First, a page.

The new year is bringing other tax changes that haven’t been as publicized as the Tax Cuts and Jobs Act. Among those changes that went into effect on January 1 is the return of the medical device tax and the uncertain fate of several recently expired “tax extenders.” Reports the Tax Foundation, these represent relatively poor developments in tax policy, compared to many of those arising from the new tax reform law.
After a two-year suspension, the medical device tax has returned. Passed under the Affordable Care Act, the medical device tax is a 2.3 percent tax on the total sales of taxable medical devices at the manufacturer or wholesaler level.
The medical device tax is problematic, says the Foundation, for several reasons. The cost of the tax falls primarily on consumers. Not only does it lead to increased health-care costs for consumers by increasing the cost of devices such as pacemakers, stents, and defibrillators, it does so in a way that is not transparent. It is built into prices of items often paid for using insurance, meaning consumers do not see how much of the tax they are paying.
The tax also causes several issues for businesses. The medical device tax has multiple complexities, such as the need to report wholesale prices for companies that both manufacture and distribute devices, as well as the exemption of retail devices sold directly to consumers (devices like eyeglasses or hearing aids). These complexities result in additional compliance costs as businesses work to understand their liability. Another negative feature is the gross receipts tax base, which applies the tax to total sales rather than profits from sales and in doing so arbitrarily punishes companies with higher costs.
The combination of these factors could mean that reintroduction of this tax will result in less innovation and more market consolidation as firms adjust. Further, the tax could reduce employment if it raises the cost of investing in the medical device industry. These costs fall particularly hard on smaller firms and newer firms that may not have realized profits yet.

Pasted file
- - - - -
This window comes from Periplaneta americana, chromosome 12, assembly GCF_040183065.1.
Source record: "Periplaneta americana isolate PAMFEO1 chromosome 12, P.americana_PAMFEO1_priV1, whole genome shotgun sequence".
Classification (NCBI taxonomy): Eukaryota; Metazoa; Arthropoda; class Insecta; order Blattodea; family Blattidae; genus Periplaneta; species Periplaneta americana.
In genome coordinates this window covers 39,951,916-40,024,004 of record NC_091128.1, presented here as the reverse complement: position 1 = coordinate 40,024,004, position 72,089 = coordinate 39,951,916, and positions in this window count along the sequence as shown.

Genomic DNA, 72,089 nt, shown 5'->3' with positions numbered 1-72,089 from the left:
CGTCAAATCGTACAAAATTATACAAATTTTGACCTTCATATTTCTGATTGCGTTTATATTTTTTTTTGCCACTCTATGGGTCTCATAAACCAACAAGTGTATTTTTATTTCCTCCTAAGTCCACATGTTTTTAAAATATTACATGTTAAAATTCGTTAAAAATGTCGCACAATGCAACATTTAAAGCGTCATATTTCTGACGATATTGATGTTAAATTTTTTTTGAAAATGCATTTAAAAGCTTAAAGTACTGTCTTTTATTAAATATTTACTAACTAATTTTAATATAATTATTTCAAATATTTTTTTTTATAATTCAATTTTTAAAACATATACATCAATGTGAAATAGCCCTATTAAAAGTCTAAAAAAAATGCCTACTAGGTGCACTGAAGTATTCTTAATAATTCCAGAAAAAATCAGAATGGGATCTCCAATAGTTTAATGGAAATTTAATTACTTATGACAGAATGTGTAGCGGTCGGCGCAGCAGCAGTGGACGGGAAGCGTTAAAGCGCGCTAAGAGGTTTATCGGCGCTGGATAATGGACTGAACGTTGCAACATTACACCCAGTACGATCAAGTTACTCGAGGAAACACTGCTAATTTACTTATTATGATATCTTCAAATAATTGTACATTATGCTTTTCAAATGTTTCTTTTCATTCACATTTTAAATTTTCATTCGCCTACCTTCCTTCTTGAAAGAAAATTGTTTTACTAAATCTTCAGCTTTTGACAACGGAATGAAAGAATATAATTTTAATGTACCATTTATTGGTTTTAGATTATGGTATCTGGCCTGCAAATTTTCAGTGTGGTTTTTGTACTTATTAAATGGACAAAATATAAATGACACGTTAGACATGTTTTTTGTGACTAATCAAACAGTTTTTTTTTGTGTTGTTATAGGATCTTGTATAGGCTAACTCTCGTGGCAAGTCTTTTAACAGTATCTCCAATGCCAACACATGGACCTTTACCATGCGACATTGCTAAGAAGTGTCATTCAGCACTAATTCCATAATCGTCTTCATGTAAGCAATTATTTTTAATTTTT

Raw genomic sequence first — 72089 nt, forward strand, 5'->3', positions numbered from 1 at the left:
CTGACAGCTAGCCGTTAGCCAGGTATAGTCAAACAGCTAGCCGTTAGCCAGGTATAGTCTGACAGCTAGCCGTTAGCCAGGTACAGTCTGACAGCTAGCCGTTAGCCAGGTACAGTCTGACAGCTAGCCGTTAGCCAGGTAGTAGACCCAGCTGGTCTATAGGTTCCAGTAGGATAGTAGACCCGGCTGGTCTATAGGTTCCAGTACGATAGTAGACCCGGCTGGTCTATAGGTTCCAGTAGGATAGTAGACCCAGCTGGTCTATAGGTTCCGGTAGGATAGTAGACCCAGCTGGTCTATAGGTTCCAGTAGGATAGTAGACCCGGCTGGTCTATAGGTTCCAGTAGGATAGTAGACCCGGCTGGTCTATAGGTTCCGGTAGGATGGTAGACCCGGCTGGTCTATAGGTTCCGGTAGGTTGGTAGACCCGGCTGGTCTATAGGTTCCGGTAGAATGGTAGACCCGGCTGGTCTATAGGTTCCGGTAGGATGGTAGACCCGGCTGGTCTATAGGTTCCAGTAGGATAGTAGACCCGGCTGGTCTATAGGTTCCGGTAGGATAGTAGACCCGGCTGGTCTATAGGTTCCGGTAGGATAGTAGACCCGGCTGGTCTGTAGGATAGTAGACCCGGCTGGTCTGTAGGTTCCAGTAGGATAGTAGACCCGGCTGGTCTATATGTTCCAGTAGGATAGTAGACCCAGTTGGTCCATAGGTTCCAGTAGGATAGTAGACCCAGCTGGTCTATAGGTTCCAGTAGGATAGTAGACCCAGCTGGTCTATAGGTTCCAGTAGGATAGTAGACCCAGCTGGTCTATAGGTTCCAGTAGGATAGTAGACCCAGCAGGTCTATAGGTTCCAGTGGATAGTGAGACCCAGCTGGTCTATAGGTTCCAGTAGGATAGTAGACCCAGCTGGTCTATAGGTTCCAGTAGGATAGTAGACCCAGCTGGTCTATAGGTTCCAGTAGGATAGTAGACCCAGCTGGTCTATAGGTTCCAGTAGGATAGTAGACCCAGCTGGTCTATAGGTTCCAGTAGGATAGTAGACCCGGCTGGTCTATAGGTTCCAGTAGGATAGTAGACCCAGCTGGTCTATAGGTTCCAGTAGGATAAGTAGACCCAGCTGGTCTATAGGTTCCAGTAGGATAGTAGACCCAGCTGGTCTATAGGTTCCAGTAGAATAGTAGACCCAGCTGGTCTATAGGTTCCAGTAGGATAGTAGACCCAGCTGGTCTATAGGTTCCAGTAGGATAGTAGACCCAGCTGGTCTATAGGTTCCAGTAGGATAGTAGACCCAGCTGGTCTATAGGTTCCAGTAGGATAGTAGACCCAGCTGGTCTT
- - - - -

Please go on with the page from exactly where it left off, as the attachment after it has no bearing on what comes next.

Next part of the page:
A second area of potentially worrisome policy change is the current state of temporary tax provisions, known as extenders. While the close of 2016 saw 36 temporary provisions set to expire, 2017 had just two extenders set to expire. The Airport and Airway Trust Fund excise taxes, set to expire in September 2017, were temporarily extended through March 2018.
The Oil Spill Liability Trust Fund financing rate, a 9-cent per-barrel excise tax collected from the oil industry on petroleum products produced in or imported to the United States and used primarily to aid oil spill cleanup efforts, was allowed to expire at the close of 2017.
Some lawmakers are considering whether to retroactively extend 35 narrowly targeted provisions that have lapsed in recent years, many in 2016—a move that would not be advisable. Both retroactive tax changes and temporary tax provisions are poor public policy because they create confusion in the decision-making processes of individuals and businesses. Instead of renewing these, or any other provisions, on a temporary basis, Congress should thoroughly review all temporary provisions and make the good provisions permanent well in advance of expiration dates.
While several tax reform-related changes that took effect on January 1 will have positive long-term effects for individuals and businesses alike, the two aforementioned changes are less beneficial. The impact on prices, jobs, and transparency that the medical device tax reintroduces will benefit neither the medical device industry nor health-care consumers. With uncertainty remaining regarding tax extenders, and lawmakers potentially making retroactive or temporary changes, businesses and individuals may have difficulty making informed decisions for the future.